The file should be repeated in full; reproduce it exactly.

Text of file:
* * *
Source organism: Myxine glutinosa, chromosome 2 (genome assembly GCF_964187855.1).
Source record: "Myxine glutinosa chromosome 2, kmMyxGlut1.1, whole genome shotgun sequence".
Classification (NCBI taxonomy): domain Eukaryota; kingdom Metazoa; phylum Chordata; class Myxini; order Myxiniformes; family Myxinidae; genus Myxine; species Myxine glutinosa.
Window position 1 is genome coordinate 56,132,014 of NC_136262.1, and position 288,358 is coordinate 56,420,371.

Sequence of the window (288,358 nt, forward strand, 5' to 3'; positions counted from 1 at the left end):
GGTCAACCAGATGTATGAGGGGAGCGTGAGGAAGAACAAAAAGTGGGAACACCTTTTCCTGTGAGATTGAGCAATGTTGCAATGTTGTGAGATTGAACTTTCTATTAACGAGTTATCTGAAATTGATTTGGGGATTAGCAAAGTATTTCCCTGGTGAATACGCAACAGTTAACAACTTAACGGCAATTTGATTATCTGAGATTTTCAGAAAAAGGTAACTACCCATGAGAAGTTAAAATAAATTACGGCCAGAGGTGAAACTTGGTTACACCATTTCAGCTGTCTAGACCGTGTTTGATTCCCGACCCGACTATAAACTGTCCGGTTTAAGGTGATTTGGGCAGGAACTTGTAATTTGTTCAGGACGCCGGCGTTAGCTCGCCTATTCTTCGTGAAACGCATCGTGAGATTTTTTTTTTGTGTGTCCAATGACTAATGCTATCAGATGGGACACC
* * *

Source organism: Myxine glutinosa, chromosome 2 (genome assembly GCF_964187855.1).
Source record: "Myxine glutinosa chromosome 2, kmMyxGlut1.1, whole genome shotgun sequence".
Classification (NCBI taxonomy): domain Eukaryota; kingdom Metazoa; phylum Chordata; class Myxini; order Myxiniformes; family Myxinidae; genus Myxine; species Myxine glutinosa.
Window position 1 is genome coordinate 56,132,014 of NC_136262.1, and position 288,358 is coordinate 56,420,371.

Sequence of the window (288,358 nt, forward strand, 5' to 3'; positions counted from 1 at the left end):
GGTCAACCAGATGTATGAGGGGAGCGTGAGGAAGAACAAAAAGTGGGAACACCTTTTCCTGTGAGATTGAGCAATGTTGCAATGTTGTGAGATTGAACTTTCTATTAACGAGTTATCTGAAATTGATTTGGGGATTAGCAAAGTATTTCCCTGGTGAATACGCAACAGTTAACAACTTAACGGCAATTTGATTATCTGAGATTTTCAGAAAAAGGTAACTACCCATGAGAAGTTAAAATAAATTACGGCCAGAGGTGAAACTTGGTTACACCATTTCAGCTGTCTAGACCGTGTTTGATTCCCGACCCGACTATAAACTGTCCGGTTTAAGGTGATTTGGGCAGGAACTTGTAATTTGTTCAGGACGCCGGCGTTAGCTCGCCTATTCTTCGTGAAACGCATCGTGAGATTTTTTTTTTGTGTGTCCAATGACTAATGCTATCAGATGGGACACC